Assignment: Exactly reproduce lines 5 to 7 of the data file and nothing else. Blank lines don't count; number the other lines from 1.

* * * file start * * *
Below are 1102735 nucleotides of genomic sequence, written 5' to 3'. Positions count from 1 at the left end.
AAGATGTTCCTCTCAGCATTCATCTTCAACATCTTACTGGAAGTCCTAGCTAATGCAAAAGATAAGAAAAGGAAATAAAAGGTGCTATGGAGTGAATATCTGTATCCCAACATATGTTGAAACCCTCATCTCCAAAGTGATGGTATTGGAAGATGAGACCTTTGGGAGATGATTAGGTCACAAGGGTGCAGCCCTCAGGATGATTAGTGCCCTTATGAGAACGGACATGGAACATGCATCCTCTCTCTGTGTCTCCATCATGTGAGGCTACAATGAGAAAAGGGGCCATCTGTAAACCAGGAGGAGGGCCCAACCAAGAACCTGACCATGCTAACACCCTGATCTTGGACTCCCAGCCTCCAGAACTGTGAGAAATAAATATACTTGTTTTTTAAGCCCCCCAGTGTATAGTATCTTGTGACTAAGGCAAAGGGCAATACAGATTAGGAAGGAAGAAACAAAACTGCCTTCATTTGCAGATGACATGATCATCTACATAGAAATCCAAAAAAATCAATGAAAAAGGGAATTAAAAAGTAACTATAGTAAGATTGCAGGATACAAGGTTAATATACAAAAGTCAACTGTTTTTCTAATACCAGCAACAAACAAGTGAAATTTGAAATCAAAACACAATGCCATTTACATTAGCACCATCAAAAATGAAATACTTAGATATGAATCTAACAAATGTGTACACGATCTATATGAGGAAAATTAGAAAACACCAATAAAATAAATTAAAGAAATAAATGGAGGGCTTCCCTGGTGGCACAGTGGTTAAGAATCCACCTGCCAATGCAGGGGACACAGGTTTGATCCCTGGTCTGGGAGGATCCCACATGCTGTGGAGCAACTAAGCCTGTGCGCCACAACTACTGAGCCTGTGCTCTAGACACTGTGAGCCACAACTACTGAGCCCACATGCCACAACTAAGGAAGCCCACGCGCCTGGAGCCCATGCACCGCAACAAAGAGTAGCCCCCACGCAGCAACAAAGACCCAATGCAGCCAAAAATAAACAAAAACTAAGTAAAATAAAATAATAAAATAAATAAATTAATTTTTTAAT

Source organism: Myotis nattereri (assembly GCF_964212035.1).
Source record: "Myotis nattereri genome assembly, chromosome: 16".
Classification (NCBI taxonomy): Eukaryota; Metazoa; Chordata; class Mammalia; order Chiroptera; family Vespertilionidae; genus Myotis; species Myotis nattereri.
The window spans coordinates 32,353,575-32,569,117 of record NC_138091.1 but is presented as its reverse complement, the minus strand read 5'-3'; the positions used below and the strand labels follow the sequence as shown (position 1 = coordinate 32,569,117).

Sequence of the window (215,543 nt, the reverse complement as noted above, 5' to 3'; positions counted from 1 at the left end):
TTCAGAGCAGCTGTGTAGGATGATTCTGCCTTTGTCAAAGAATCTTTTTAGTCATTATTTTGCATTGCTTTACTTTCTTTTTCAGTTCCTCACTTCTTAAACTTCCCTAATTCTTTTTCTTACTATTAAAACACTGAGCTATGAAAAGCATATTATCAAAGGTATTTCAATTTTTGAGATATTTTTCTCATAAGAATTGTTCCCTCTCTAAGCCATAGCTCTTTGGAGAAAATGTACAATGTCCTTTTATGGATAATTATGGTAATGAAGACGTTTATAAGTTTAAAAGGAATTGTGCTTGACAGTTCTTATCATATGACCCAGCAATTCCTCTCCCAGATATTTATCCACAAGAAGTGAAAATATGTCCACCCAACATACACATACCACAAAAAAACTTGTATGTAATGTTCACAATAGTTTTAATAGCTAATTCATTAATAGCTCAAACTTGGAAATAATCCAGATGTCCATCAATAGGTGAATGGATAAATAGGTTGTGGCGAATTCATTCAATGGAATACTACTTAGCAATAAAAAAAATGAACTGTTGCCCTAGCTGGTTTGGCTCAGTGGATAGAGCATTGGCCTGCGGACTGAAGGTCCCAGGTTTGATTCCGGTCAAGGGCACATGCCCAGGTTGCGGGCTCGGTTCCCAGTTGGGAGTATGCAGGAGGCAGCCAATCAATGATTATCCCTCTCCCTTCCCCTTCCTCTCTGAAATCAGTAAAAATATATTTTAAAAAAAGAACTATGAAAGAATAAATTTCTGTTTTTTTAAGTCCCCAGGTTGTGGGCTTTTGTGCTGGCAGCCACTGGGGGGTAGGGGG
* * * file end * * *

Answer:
Classification (NCBI taxonomy): Eukaryota; Metazoa; Chordata; class Mammalia; order Chiroptera; family Vespertilionidae; genus Myotis; species Myotis nattereri.
The window spans coordinates 32,353,575-32,569,117 of record NC_138091.1 but is presented as its reverse complement, the minus strand read 5'-3'; the positions used below and the strand labels follow the sequence as shown (position 1 = coordinate 32,569,117).

Sequence of the window (215,543 nt, the reverse complement as noted above, 5' to 3'; positions counted from 1 at the left end):